The Secret of Starbucks’ Success:
No single factor can be credited with the success of Starbucks, Perseverance, timing careful planning and a touch of luck have all contributed to the lucrative business that exists today.
To Schultz, dreaming and vision required caution; to be an entrepreneur does not mean acting recklessly and taking unnecessary risks. On the contrary, Schultz articulated an initial vision for the company that he has since adhered to faithfully.
Schultz’s goal was for Starbucks to become the leading North American retailer of specialty coffee. Toward this end, he focused on cautious growth. He began by taking many steps backward recalled Schultz. We were willing to lose money for however long it took to build a foundation rather than sacrifice long term integrity and values for short term profit. And he did. Starbucks suffered through three consecutive years of losses, with more than $1 million lost in 1989 alone. But we had tremendous conviction that this was the way to build a company and that the losses were going to end, said Schultz.
And they did. Soon Starbucks was back on track toward financial success. And without having to take shortcuts that would have undercut Schultz’s vision. For example, Starbucks could have adopted franchising agreements – many people approached Schultz, but he turned them all down, so as not to “dilute the integrity of the product and our people”, said Schultz.
At the same time, demographic trends supported Schultz’s vision. Baby boomers have money they are sophisticated and they’re consuming less alcohol, said John Rohs, a restaurant analyst at Wertheim Schroder & Company Inc. Now baby boomers can name drop coffees such as Jamaican Blue Mountain instead of wines like Chateauneuf- du- Pape.
Starbucks sees itself as competing in the markets for both true gourmet coffee and premium coffee. Between 1983 and 1989, the gourmet coffee market grew from almost $210 million to just over $675 million, and was expected to grow to $ 1.05 billion in 1994. Between 1983 ad 1989, the premium coffee market grew from not quite $90 million to more than $275 million, and was expected to surpass $680 million by 1994.
Starbucks competes against a vast array of rivals, including supermarkets, specialty retailers and specialty coffee stores, as well as against all restaurant and beverage outlets that serve coffee, including espresso stands carts and stores.
The tenet, only perfection will do, lies at the heart of Starbucks’ management. Last year 80,000 pounds of coffee beans were to charity because the beans no longer met the company’s standards for freshness. Starbucks employees search the world over for top quality Arabica beans, from the best, high altitude farms.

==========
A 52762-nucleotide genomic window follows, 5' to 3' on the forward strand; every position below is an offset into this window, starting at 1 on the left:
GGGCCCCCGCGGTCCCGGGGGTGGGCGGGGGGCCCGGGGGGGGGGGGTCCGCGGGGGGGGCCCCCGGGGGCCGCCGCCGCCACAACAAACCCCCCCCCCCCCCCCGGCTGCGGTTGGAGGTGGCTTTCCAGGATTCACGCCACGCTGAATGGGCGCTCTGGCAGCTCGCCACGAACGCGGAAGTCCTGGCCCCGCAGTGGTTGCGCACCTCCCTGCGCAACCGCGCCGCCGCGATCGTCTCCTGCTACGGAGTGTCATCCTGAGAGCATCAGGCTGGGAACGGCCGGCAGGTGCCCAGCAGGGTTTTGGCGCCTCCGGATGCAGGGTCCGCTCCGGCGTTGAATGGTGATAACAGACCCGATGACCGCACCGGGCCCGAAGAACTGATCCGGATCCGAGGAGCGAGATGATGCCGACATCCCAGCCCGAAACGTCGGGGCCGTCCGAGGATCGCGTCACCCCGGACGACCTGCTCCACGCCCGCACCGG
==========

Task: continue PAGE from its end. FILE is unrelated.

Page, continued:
Bait An Intrapreneurial Venture:
One of the firms that has success with internal innovation and development is Du Pont. An interesting venture was the creation of a new multimillion dollar crawfish bait business within the existing company. The idea for the venture originated at a Du Pont polymer plant in Louisiana with a plant employee who loved crawfish. When he set out his bait traps, he had to replace them every two days because the bait would disintegrate. It occurred to the crawfish lover that Du Pont polymer could be used to hold the bait together longer. He worked with one of the plant’s chemists who provided him with samples. The collaboration resulted in development of bait that would not disintegrate for five days. The product was marketed using Du Pont’s agricultural product division to manage distribution and sales. Although the financial risk was low, the project clearly involved a new market and entrepreneurial management.
At Du Pont such activities can lead to both non-financial and financial recognition. After the fact discretionary bonuses are awarded to venture champion as well as teams. Du Pont is known for giving organizational support to its members. There is voluntary support, both formal and informal, from different parts of the organization as well. Innovators are encouraged to seek assistance from people outside their immediate area of activity. Often people will actually perform technical work on a voluntary basis.
Intrapreneurship requires special attention from managers, because by design it cuts against the grain of established organizational activities. Thus, we might expect that the following are important to support intrapreneurship:
1. Explicit goals for intrapreneurial processes.
2. A system of information exchange between managers and intrapreneeurs.
3. An emphasis on individual responsibility and accountability
4. Rewards for creative effort.
More recently, “innopreneurship” has been used to describe what others call intrapreneusrship; still others refer to “internal corporate venturing. Senge talks about new “disciplines” of leadership that managers can employ to shape their organization in times of flux. No matter what you call it, the central idea is that managers must be capable of reinventing the patterns of relationships that make up their organization.